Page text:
Recognising the experience of BME staff: a reason to hope for better

Last week I was privileged to deliver the keynote speech at the Mary Seacole Awards. These awards fund health care projects or other educational and development activities that aim to improve the health outcomes of people from black and minority ethnic (BME) communities.

The awards are named after Mary Seacole, a nurse, herbalist and entrepreneur, and an extraordinary leader of her time – who was posthumously awarded the Jamaican Order of Merit for her work nursing wounded servicemen during the Crimean War. Two hundred years on, Mary secured a place in nursing and British history, being voted the greatest black Briton. Her ability to rise above the challenges and obstacles in 19th century society, including standing up to race discrimination and biases – conscious and unconscious – are embodied in the awards and live in each Mary Seacole scholar today.

While progress towards achieving inclusion and benefitting from the diversity that we have in our NHS workforce is progressing at a glacial pace, and with research to be published by NHS England and The King’s Fund towards the end of the year showing that there is much more to do in recognising the experience of BME staff, the awards stand as symbol of what is possible, a reason to hope for better.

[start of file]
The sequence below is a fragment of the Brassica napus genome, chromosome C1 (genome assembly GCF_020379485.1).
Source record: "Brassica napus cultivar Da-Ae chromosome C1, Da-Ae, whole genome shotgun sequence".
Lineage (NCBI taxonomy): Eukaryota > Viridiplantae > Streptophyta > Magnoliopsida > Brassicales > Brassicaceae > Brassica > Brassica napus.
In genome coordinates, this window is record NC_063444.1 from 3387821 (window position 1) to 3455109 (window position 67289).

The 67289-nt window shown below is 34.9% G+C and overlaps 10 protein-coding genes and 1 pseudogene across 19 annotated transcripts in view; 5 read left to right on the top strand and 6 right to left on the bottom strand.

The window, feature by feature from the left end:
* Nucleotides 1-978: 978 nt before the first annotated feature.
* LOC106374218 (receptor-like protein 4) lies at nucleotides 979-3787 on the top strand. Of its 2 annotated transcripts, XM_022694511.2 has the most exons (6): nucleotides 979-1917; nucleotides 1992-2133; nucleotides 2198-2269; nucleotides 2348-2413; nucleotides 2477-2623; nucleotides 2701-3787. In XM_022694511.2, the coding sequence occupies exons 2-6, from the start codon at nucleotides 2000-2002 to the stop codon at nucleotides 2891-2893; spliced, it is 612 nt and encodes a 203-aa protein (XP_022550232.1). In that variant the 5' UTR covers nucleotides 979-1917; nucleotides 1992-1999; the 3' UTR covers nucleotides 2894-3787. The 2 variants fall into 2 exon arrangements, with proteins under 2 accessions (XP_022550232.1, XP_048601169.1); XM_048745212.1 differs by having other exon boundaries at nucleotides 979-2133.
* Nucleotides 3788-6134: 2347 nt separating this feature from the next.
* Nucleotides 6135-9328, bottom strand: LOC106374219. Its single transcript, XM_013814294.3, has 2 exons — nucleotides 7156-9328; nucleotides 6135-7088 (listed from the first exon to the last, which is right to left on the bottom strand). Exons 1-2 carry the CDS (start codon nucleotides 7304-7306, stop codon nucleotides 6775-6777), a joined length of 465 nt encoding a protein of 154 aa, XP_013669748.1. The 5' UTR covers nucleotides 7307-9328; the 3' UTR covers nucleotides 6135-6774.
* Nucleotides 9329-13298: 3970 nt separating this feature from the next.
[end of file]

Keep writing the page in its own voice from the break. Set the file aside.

The current chair of the Mary Seacole Awards Steering Committee, Janet Fyle, described the achievements of Mary Seacole scholars as ‘Olympic-sized’ for a ‘postage stamp-sized’ investment.

Inspirational speakers included Angela Ditchfield on her work at NHS Blood and Transplant to raise awareness of the importance of tissue, blood and organ donation in BME communities, and Pamela Makwehe, nurse at Nottingham University Hospitals NHS Trust, who shared the findings of her study on different career and leadership outcomes for BME nursing staff. Sarah Amani, a previous scholar (2012/13), spoke about the app she has helped to develop for the South of England Region’s early intervention in psychosis (EIP) programme. This programme is supporting 16 mental health trusts and 50 CCGS to get ready for the first ever waiting times standard to be introduced to mental health.

Giving the keynote address after such inspiring presentations, I was able to reflect that Mary Seacole‘s qualities of curiosity, compassion and proactivity are what is needed in today’s NHS and that the inspiration we derive from her leadership at a time of adversity is exactly what will make a difference to our patients and their relatives today.

I also suggested that, although we have leaders with formal leadership titles, the scholars we had heard from didn't need a title to make change happen. I reflected that, as well as role models such as Mary Seacole, we all have more personal and strong influencers (our mothers and ancestors) on our self-belief and these influences continue to support us in our leadership roles.